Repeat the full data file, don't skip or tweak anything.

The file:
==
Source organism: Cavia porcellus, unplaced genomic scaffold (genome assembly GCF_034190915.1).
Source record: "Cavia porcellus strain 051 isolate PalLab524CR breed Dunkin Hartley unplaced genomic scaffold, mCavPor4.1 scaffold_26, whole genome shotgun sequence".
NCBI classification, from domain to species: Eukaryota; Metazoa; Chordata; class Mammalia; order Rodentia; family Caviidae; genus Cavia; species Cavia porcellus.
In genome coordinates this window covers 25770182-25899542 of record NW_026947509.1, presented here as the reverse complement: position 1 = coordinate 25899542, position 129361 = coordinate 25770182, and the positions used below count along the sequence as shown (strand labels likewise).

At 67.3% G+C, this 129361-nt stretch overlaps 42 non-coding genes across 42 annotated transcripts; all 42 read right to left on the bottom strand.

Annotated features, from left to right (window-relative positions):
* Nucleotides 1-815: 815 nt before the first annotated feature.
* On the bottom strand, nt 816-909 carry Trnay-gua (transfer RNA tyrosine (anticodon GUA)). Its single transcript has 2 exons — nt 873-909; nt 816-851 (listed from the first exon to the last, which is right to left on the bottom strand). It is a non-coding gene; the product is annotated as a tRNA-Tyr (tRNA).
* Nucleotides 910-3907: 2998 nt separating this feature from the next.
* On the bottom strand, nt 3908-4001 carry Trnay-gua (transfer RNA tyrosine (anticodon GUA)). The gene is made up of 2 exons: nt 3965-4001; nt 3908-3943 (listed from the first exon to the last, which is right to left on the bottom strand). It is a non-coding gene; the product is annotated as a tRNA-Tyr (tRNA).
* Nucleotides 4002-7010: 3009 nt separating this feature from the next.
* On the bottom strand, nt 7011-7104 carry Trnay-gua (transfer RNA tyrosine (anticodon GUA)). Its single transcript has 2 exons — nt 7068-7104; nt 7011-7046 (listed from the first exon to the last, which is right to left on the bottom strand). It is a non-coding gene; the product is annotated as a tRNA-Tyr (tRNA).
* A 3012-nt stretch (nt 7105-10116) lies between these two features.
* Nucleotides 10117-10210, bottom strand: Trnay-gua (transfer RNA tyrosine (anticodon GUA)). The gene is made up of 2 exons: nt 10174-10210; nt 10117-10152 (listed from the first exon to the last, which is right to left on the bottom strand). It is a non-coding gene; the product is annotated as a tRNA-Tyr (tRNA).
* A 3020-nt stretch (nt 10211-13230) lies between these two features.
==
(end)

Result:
Source organism: Cavia porcellus, unplaced genomic scaffold (genome assembly GCF_034190915.1).
Source record: "Cavia porcellus strain 051 isolate PalLab524CR breed Dunkin Hartley unplaced genomic scaffold, mCavPor4.1 scaffold_26, whole genome shotgun sequence".
NCBI classification, from domain to species: Eukaryota; Metazoa; Chordata; class Mammalia; order Rodentia; family Caviidae; genus Cavia; species Cavia porcellus.
In genome coordinates this window covers 25770182-25899542 of record NW_026947509.1, presented here as the reverse complement: position 1 = coordinate 25899542, position 129361 = coordinate 25770182, and the positions used below count along the sequence as shown (strand labels likewise).

At 67.3% G+C, this 129361-nt stretch overlaps 42 non-coding genes across 42 annotated transcripts; all 42 read right to left on the bottom strand.

Annotated features, from left to right (window-relative positions):
* Nucleotides 1-815: 815 nt before the first annotated feature.
* On the bottom strand, nt 816-909 carry Trnay-gua (transfer RNA tyrosine (anticodon GUA)). Its single transcript has 2 exons — nt 873-909; nt 816-851 (listed from the first exon to the last, which is right to left on the bottom strand). It is a non-coding gene; the product is annotated as a tRNA-Tyr (tRNA).
* Nucleotides 910-3907: 2998 nt separating this feature from the next.
* On the bottom strand, nt 3908-4001 carry Trnay-gua (transfer RNA tyrosine (anticodon GUA)). The gene is made up of 2 exons: nt 3965-4001; nt 3908-3943 (listed from the first exon to the last, which is right to left on the bottom strand). It is a non-coding gene; the product is annotated as a tRNA-Tyr (tRNA).
* Nucleotides 4002-7010: 3009 nt separating this feature from the next.
* On the bottom strand, nt 7011-7104 carry Trnay-gua (transfer RNA tyrosine (anticodon GUA)). Its single transcript has 2 exons — nt 7068-7104; nt 7011-7046 (listed from the first exon to the last, which is right to left on the bottom strand). It is a non-coding gene; the product is annotated as a tRNA-Tyr (tRNA).
* A 3012-nt stretch (nt 7105-10116) lies between these two features.
* Nucleotides 10117-10210, bottom strand: Trnay-gua (transfer RNA tyrosine (anticodon GUA)). The gene is made up of 2 exons: nt 10174-10210; nt 10117-10152 (listed from the first exon to the last, which is right to left on the bottom strand). It is a non-coding gene; the product is annotated as a tRNA-Tyr (tRNA).
* A 3020-nt stretch (nt 10211-13230) lies between these two features.